Digital divide

Published On: August 6, 2016 12:25 AM NPT By: Durga Gautam

Our obsession with smart phones, tablets, internet, emails, and other social media apps has distanced us from our children further away
Many parents complain that their children are not responsible enough. They are self-centered and don’t listen to them. They want freedom. Some parents even say that their children are hostile to them. Children respond by saying their parents are not considerate enough. They are always vindictive and unnecessarily strict. They say parents never understand them, and are rarely loving and cooperative. This has resulted into an unwanted conflict in the families, with both parents and children involved in unsolicited blame games. This is leading to an ever-widening generation gap. It is more conspicuous in urban settings than in the rural areas.

Owing to their busy schedule, parents in industrialized world don’t have enough time for their children. Working mothers leave their infants in day-care centers and go to office. Many others hire nurses and babysitters to take care of their children while they are away for jobs or business.

Children, who grow up under institutional care or receive hired help this way, grow up to be different from those who receive family care. They don’t have an emotional attachment with their parents. Their relationship with parents is a formal one, not bound by love and affection. They don’t have a sense of responsibility towards their family either.

Many parents don’t spend time with their children even when they are free. On weekends and vacations, children expect their parents to be around them.  They want them to listen to and show interest in what they want to share with their parents.  They don’t want their parents to do big things for them. They have some little demands, as simple as being taken to the cinema or fun parks for a day out so that they can have a quality time together.  But parents hardly manage this time for their children. They have their own plans and programs, and the whims of their children are just insignificant compared to their plans. When this persists, children gradually develop a negative attitude towards their parents.  They feel a lack of love and care and feel that they have been neglected. This ultimately leads to a situation where children begin to distance themselves from their parents.

 Even in mornings and evenings, some parents don’t take time to care for their children. Many parents work overtime and are exhausted after work.

Some others are psychologically stressed due to their work load and inevitable pressures in their workplaces. Sometimes, they have a pressure of projects and assignments to be completed, and they have to spare extra hours at home to meet the deadlines. Even when they aren’t busy, some parents don’t bother to look after their children. They can’t entertain their mischief or don’t have the patience to answer their queries.

So, they either switch the TV onto a cartoon channel and leave the child watching it or let it play games in the cell phones. For a time being, it proves to be a good solution as it gives them a respite from having to take care of the child. The television or cell phone engages the child while parents take time to complete their work. But in the long run, it turns to be counterproductive. The child gets addicted to the gadget and begins to be hostile to the parents.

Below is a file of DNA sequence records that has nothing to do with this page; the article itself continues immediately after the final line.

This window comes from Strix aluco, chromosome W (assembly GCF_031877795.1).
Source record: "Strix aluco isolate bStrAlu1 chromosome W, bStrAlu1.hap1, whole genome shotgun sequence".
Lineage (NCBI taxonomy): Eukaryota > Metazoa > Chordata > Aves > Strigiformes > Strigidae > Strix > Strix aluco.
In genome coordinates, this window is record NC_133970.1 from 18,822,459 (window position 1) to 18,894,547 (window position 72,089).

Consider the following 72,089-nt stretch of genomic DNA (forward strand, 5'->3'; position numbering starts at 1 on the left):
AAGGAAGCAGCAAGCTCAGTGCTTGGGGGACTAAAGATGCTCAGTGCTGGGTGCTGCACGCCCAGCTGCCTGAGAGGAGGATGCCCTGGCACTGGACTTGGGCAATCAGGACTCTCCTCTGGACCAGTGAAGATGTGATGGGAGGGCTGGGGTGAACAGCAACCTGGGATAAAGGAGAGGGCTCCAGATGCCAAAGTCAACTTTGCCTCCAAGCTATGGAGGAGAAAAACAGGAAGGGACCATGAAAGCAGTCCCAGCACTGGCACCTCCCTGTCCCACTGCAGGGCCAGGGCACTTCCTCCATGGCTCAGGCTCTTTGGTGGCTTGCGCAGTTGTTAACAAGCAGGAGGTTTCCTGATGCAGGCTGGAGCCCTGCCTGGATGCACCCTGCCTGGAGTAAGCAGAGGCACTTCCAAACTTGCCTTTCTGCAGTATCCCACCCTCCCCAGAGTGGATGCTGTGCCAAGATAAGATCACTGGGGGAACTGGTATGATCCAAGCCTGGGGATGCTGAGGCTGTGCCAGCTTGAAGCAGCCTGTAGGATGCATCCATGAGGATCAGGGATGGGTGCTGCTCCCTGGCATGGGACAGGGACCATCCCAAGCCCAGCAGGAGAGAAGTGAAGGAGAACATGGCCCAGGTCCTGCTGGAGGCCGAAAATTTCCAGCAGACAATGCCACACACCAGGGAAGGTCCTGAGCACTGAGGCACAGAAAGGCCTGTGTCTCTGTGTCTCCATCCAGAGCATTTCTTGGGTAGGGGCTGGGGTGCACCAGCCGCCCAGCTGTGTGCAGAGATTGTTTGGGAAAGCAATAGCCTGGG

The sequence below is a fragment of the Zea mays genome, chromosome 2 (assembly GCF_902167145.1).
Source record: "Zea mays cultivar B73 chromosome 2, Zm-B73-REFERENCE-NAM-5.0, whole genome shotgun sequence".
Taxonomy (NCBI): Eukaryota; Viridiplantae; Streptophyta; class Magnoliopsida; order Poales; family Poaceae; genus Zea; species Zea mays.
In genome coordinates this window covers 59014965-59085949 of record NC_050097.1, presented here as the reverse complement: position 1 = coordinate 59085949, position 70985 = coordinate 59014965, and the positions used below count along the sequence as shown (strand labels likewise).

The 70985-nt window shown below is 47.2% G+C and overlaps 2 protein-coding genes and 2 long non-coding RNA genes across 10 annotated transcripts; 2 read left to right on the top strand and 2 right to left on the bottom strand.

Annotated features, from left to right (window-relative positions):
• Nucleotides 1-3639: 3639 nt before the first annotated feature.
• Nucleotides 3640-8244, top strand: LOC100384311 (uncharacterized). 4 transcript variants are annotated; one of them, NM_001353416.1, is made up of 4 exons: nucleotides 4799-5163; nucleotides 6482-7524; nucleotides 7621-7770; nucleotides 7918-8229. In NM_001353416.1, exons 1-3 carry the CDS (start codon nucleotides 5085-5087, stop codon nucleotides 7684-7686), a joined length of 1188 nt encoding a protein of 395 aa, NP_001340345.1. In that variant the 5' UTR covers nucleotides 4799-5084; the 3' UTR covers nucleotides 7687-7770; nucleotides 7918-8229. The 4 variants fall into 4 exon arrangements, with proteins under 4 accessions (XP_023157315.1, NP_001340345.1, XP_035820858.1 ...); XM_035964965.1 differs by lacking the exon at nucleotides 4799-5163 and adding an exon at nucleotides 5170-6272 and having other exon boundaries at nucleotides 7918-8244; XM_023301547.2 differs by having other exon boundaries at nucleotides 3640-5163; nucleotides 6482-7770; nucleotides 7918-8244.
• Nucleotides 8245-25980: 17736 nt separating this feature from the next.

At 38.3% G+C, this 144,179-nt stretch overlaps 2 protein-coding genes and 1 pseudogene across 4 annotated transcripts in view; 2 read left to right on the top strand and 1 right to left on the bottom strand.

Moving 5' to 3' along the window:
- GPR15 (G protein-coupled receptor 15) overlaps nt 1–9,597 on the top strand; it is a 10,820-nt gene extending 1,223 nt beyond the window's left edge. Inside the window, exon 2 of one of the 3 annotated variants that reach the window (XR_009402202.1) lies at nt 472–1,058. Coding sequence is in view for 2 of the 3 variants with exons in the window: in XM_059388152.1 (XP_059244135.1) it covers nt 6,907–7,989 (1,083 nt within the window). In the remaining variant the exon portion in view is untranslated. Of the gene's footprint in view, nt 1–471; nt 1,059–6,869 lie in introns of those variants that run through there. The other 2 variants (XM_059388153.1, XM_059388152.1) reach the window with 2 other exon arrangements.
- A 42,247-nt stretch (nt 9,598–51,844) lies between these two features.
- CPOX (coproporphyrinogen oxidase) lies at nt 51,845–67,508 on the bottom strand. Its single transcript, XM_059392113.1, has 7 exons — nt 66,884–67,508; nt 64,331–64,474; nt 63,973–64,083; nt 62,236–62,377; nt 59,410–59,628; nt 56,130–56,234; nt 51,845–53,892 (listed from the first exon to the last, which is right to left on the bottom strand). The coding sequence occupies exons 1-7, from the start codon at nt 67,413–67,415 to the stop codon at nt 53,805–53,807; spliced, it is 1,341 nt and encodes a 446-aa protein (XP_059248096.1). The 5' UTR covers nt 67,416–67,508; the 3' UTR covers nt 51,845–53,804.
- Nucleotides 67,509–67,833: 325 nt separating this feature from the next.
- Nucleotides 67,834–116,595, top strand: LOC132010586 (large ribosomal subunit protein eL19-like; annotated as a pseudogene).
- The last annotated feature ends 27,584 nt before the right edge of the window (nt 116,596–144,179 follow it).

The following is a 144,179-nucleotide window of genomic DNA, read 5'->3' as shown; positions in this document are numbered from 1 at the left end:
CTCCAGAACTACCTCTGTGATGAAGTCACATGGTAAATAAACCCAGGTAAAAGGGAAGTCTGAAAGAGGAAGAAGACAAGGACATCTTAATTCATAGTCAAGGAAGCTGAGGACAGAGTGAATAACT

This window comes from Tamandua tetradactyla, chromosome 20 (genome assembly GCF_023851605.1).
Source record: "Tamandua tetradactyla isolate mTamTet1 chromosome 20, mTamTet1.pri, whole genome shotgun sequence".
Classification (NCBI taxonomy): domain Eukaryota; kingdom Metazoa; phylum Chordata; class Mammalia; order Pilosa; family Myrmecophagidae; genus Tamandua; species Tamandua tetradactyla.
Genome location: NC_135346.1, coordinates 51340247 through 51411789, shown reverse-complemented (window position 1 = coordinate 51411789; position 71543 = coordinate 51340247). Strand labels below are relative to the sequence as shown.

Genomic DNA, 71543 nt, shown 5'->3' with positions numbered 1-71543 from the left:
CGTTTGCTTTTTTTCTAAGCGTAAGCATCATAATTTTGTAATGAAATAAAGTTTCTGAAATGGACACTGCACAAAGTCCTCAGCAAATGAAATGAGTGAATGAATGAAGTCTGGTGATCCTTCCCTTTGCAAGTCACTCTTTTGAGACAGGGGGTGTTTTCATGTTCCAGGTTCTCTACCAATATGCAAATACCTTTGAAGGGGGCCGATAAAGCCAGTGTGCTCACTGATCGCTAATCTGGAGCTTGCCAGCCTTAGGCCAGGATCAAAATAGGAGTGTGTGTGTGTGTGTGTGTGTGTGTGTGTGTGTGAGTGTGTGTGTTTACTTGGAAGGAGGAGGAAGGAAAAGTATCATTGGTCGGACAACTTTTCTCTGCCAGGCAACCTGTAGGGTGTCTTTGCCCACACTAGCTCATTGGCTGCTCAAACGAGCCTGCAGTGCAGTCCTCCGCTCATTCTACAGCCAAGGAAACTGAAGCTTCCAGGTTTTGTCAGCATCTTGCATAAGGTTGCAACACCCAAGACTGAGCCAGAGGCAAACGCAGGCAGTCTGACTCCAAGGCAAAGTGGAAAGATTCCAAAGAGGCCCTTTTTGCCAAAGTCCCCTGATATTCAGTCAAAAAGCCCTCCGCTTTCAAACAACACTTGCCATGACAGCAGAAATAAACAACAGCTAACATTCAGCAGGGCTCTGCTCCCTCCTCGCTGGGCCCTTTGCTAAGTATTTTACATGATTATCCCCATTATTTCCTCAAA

Children who grow up with little family care tend to be reserved and hesitant. They can’t open up with their family and relatives. Many of them feel low and inferior, and thus prefer to live in isolation. They feel freer and more comfortable in the company of their friends. But while at home, they lock themselves up in their room and enjoy in the virtual world that they have created through the social networking sites. They laugh, cry, frown or do anything there to release their frustration and resentments. They avoid family functions and social gatherings. This creates a tension between them and their parents, and parents think their children are anti-social. The vicious cycle continues.

Although children are partly guilty, parents have a larger share in inviting such unwanted tensions and gaps. Lack of real communication with children and basically their tendency to take the help of gadgets in parenting their children has proved costly for them. Parents sometimes fail to understand what their children really want from them. By providing for all their monetary needs, some parents think they have done everything for their children.  But this is a misconception. What children need from their parents is time and attention.

Besides busy work schedules, our own craze for technology has further widened the gap.  Our obsession with smart phones, tablets, internet, emails, and all the social media apps has distanced us from our children further apart. We ourselves tend to live in our digital lives rather than the physical one, and sharing stuff in the social media is more important than sharing with our family and children. For instance, instead of making mealtimes fun, we keep busy with our phones, checking out latest updates from our friends and replying to chats and emails.

Therefore, rather than complaining about our children, we, as parents, ought to find ways to maintain a balance between our family and work.

Most importantly, we ought to realize that a little time communicating and listening to our children is worth more than many extra hours that we spend earning for our children.

The author teaches at Orchid International College, Gaushala, Kathmandu


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